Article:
My routine for more than a few years has been to try and get in shape in the summer, after the long haul of spring track coaching and end of the year teaching. In recent years this has included some stroller pushing on the lakefront and at Waterfall Glen, with my young children in their yellow double-seater BOB. Unfortunately, for the last few years, as well, my painful and hard efforts at restarting my running in the summer have ended with aggravating injuries in the fall which have derailed any sustained training efforts.
Often I have started my summer training efforts ceremonially at the state track meet, waking up for an early morning run which would include a slow tour of the jogging trail at Eastern Illinois University and then a few laps on the track. I did manage that this year, too—but just a couple miles, and only one morning. That restart fizzled without much follow through when I returned to Chicago and end of semester grading and other chores–and maybe because of a general lack of motivation.
I had targeted the week after school ended to get started again. But moving the pole vault pits around to put them away I threw my back out—or maybe it was moving some furniture. Whatever, my wife was not pleased, she says I’m too old to be moving pole vault pits (she might be right), and hurting my back also disrupted some other planned clean-up efforts—like my desk and class room—that I had planned for the week.
I called my physical therapist from last year, Molly Malloy of the University of Chicago Medical Center, to make an appointment. I had an exercise program for my back, which, like many other things that time and motivation keeps me from doing, I had been neglecting. I did have a referral for physical therapy from my sports orthopedist, Dr. Sherwin Ho, for a quirky, lingering problem that had kept me from running much over the last year—a pain above my hip in the iliotibial crest. As I think back, that pain traces back to a period after another time my back went out about a year and a half ago. Now my back problem hurts in a way that it seems connected, which might solve the mystery and help to keep me running.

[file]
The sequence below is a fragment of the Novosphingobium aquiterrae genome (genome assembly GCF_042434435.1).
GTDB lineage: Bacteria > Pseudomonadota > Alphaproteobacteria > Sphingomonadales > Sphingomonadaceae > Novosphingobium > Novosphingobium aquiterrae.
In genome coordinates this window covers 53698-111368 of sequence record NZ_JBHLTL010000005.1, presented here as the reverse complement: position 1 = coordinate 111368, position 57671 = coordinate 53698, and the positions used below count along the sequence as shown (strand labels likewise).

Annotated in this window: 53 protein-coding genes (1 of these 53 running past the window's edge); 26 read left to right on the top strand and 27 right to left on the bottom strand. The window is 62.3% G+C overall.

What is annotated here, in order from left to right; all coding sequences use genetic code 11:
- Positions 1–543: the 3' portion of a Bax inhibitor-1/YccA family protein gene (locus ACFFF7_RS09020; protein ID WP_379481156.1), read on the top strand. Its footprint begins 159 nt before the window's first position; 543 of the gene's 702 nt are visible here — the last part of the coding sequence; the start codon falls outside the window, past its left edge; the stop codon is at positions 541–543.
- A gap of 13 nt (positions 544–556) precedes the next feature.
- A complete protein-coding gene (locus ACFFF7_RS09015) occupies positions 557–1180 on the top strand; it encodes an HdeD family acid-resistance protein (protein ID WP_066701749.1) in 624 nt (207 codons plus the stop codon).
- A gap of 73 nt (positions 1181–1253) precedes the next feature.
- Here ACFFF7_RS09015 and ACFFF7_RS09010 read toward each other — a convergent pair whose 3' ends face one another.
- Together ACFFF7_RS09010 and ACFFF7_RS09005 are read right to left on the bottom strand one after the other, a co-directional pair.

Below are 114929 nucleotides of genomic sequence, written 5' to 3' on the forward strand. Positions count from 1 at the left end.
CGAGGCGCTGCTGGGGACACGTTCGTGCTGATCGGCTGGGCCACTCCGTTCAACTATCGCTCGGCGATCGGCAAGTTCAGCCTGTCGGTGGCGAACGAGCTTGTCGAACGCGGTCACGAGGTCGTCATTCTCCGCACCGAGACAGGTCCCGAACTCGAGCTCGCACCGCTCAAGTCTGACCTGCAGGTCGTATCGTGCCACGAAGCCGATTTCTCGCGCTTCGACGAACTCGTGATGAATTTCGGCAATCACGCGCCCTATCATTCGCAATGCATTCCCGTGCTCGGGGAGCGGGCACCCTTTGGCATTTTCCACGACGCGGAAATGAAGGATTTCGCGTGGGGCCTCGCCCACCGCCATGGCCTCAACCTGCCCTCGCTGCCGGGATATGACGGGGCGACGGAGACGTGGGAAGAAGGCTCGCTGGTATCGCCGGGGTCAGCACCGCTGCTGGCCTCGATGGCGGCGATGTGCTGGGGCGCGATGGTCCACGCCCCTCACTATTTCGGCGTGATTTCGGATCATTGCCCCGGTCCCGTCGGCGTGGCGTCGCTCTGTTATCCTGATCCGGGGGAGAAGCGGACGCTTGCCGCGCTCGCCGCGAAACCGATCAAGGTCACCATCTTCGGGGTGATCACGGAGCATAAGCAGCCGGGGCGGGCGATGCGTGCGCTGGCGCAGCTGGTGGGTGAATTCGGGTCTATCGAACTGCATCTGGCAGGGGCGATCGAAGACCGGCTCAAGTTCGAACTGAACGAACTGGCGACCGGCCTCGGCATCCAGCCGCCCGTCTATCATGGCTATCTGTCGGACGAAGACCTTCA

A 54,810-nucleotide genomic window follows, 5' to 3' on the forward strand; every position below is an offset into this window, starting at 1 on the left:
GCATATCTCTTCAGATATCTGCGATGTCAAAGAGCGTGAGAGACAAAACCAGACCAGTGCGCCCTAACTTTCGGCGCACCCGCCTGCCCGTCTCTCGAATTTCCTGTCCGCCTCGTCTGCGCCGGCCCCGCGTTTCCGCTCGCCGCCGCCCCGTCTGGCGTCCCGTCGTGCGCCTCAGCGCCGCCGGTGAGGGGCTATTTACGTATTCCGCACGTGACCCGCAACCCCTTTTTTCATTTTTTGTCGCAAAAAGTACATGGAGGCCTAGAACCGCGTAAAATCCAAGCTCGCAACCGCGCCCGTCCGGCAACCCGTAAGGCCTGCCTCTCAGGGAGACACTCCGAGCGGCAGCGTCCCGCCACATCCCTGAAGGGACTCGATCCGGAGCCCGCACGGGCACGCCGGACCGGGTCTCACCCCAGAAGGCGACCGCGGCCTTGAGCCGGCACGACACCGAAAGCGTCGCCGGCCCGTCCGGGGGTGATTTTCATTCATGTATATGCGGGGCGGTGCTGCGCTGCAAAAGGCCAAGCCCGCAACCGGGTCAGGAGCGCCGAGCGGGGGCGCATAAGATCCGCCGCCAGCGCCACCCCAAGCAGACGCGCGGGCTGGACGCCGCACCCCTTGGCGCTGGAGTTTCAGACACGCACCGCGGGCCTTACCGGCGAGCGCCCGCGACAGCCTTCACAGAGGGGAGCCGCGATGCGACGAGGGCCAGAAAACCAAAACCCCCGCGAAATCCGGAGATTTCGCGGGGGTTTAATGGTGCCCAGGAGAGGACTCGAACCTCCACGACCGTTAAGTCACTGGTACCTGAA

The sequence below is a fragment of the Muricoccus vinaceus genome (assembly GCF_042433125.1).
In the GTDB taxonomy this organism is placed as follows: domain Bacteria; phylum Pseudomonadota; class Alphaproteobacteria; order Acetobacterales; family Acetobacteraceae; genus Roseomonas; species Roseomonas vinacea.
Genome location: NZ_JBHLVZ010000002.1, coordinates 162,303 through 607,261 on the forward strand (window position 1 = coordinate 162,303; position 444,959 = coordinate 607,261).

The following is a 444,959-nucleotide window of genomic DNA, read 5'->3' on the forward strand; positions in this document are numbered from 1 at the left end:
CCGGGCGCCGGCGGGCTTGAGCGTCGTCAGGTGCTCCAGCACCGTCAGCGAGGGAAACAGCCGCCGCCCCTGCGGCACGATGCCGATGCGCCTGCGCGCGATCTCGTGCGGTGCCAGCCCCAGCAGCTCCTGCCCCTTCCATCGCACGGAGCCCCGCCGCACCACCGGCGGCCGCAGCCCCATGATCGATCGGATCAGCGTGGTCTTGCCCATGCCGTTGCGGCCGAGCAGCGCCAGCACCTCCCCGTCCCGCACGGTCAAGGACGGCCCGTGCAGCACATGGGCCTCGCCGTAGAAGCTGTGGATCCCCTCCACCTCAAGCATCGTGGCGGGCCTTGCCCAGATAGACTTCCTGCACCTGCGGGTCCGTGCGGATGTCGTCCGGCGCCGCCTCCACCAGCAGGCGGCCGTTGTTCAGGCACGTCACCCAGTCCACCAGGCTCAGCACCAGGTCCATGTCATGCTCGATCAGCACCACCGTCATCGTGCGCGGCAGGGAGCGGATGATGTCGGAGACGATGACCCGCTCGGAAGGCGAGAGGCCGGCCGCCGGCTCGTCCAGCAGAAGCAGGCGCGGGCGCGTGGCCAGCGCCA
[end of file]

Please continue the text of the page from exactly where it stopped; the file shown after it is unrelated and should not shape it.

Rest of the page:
My back stopped spasming enough that I could actually function pretty well after a day or so; ibuprofen helped, too. When Maisie, Luc, and Peggy finished school, we made our move out here to our house in Three Oaks, Michigan. We return to Chicago each week, for one reason or other. I scheduled with Molly Malloy for one of those trips, already planned.
And in Three Oaks, with my back still hurting, albeit a lot less, and my hip still hurting, albeit not too much, I said to hell with it and it was time to get started again with some exercise. I took my bike out for an hour the first day; I can say that I rode my bike all the way to Indiana because we are so close to the border here. The next day I went out for a run—a really slow 3-mile slog, at 10-minutes a mile, with little steps so it didn’t hurt my back too much, but a run nonetheless. I missed a day or two, but I went out a couple more times.
The physical therapy appointment was helpful—some ultrasound and tissue massage on my back and hip. I have some stretches to do, and we will build a bigger repertoire of exercises on my next visit.
My back and hip still have some aches, but it is two weeks now and I am running with some regularity—not quite every day, but close. Yesterday we went on a regular family outing to St. Joseph and Silver Beach. While Peggy and the kids hung out on the beach, I snuck away to run five miles—including a lap on the St. Joseph High School track.
It is painful to start running again, as I tell the boys from experience. My goal is to be able to run with the boys for some of the run when we meet at Waterfall Glen in two weeks—and then to be able to run with them when we start practice in August, especially for our early season distance runs.
And maybe if things go really well I can take a peek at the road race schedule for later in the fall.